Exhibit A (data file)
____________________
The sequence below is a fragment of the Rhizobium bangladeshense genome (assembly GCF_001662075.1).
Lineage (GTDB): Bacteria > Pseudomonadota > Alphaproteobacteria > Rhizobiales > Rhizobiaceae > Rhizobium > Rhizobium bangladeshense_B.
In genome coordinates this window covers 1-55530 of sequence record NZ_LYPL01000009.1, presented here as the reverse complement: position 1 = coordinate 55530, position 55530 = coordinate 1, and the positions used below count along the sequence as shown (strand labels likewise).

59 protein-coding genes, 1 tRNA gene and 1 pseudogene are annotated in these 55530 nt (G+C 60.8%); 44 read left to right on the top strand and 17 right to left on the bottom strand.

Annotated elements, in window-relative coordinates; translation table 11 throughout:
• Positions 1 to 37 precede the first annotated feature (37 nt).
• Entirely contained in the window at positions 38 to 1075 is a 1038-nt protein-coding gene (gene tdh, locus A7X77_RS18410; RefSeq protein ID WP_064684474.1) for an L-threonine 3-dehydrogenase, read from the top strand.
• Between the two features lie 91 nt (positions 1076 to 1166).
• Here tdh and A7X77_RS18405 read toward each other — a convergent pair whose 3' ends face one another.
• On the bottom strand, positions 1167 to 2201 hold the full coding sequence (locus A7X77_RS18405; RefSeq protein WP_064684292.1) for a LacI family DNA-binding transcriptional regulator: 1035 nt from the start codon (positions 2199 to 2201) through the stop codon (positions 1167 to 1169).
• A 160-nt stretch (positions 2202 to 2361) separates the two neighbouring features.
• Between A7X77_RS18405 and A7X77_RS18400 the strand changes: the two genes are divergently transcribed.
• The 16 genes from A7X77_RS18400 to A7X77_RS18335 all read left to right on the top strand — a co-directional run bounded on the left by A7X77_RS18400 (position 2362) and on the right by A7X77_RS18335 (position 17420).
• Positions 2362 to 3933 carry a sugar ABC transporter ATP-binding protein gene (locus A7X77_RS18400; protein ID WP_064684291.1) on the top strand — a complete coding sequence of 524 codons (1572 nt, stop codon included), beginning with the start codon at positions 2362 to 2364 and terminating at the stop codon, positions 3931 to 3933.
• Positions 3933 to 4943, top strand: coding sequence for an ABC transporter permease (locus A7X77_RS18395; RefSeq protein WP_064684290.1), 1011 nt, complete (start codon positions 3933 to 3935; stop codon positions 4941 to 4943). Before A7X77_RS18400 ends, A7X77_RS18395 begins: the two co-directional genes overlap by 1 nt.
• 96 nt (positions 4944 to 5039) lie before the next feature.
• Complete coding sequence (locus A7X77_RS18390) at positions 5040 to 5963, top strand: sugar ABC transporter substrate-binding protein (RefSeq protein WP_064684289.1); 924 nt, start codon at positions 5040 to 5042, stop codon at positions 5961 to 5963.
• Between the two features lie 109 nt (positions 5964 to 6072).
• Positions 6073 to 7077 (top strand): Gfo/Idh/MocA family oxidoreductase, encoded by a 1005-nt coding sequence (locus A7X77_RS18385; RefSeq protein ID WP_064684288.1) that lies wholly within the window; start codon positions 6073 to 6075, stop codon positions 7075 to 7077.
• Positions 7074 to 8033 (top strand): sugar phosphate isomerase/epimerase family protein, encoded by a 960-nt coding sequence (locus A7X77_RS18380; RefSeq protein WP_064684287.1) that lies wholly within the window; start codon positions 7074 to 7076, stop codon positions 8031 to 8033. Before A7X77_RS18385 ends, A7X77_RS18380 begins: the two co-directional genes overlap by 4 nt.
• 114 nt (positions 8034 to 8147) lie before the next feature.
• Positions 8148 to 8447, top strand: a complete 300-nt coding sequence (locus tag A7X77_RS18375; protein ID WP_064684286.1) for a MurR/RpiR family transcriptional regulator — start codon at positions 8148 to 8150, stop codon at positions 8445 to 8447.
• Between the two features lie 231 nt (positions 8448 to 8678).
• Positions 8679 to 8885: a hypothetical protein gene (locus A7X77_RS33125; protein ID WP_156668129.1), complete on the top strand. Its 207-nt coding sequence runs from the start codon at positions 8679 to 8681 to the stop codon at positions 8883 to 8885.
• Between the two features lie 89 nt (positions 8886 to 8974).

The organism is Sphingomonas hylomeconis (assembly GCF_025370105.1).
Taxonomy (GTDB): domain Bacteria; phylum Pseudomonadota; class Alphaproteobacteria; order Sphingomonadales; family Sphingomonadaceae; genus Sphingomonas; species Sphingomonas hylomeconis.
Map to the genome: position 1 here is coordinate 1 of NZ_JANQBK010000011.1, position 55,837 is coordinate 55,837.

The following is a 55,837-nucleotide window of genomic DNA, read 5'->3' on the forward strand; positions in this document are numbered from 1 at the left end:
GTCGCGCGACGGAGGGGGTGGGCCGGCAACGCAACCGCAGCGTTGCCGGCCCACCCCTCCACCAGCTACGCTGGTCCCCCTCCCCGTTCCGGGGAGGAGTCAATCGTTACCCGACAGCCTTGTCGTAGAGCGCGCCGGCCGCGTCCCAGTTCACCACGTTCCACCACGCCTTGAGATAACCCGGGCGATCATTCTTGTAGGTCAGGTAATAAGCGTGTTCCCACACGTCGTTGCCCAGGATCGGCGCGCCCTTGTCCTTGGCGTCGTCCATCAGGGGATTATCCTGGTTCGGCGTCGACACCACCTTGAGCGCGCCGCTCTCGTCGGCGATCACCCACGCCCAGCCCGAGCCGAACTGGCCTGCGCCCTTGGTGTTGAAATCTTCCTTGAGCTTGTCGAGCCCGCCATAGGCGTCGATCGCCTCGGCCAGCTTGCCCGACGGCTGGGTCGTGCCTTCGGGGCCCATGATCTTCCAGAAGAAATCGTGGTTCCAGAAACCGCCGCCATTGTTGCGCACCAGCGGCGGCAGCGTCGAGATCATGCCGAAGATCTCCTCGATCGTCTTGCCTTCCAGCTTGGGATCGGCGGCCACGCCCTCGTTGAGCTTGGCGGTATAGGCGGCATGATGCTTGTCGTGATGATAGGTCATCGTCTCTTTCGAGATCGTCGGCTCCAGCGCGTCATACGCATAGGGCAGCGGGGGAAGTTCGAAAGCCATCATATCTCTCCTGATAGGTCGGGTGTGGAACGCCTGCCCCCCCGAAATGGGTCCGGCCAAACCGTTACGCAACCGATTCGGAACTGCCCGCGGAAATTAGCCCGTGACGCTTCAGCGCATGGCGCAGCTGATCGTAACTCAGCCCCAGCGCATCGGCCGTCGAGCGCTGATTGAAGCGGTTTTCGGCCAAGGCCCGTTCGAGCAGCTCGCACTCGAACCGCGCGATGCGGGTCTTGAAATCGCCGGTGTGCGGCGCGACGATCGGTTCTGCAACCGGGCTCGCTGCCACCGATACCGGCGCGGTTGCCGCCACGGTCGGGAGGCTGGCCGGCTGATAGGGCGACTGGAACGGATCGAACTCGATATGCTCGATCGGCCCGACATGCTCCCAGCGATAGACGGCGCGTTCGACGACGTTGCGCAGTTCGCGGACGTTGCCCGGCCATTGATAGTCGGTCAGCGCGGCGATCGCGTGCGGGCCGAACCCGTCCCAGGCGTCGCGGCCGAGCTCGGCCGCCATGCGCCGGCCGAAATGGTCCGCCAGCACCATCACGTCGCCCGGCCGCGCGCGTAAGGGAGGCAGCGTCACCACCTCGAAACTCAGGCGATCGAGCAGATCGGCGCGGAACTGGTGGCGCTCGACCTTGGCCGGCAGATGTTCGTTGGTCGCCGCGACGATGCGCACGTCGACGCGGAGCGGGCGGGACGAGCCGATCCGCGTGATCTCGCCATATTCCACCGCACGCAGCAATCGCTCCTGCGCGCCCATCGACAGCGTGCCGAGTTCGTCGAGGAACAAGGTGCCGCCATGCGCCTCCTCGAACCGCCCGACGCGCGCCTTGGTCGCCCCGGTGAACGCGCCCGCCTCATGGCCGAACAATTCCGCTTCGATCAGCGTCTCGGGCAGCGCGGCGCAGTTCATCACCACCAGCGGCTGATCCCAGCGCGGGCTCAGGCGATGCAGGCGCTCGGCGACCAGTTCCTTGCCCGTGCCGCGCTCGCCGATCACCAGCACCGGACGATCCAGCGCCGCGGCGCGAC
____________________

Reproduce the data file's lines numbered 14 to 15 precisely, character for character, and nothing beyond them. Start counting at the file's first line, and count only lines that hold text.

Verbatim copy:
• Positions 2362 to 3933 carry a sugar ABC transporter ATP-binding protein gene (locus A7X77_RS18400; protein ID WP_064684291.1) on the top strand — a complete coding sequence of 524 codons (1572 nt, stop codon included), beginning with the start codon at positions 2362 to 2364 and terminating at the stop codon, positions 3931 to 3933.
• Positions 3933 to 4943, top strand: coding sequence for an ABC transporter permease (locus A7X77_RS18395; RefSeq protein WP_064684290.1), 1011 nt, complete (start codon positions 3933 to 3935; stop codon positions 4941 to 4943). Before A7X77_RS18400 ends, A7X77_RS18395 begins: the two co-directional genes overlap by 1 nt.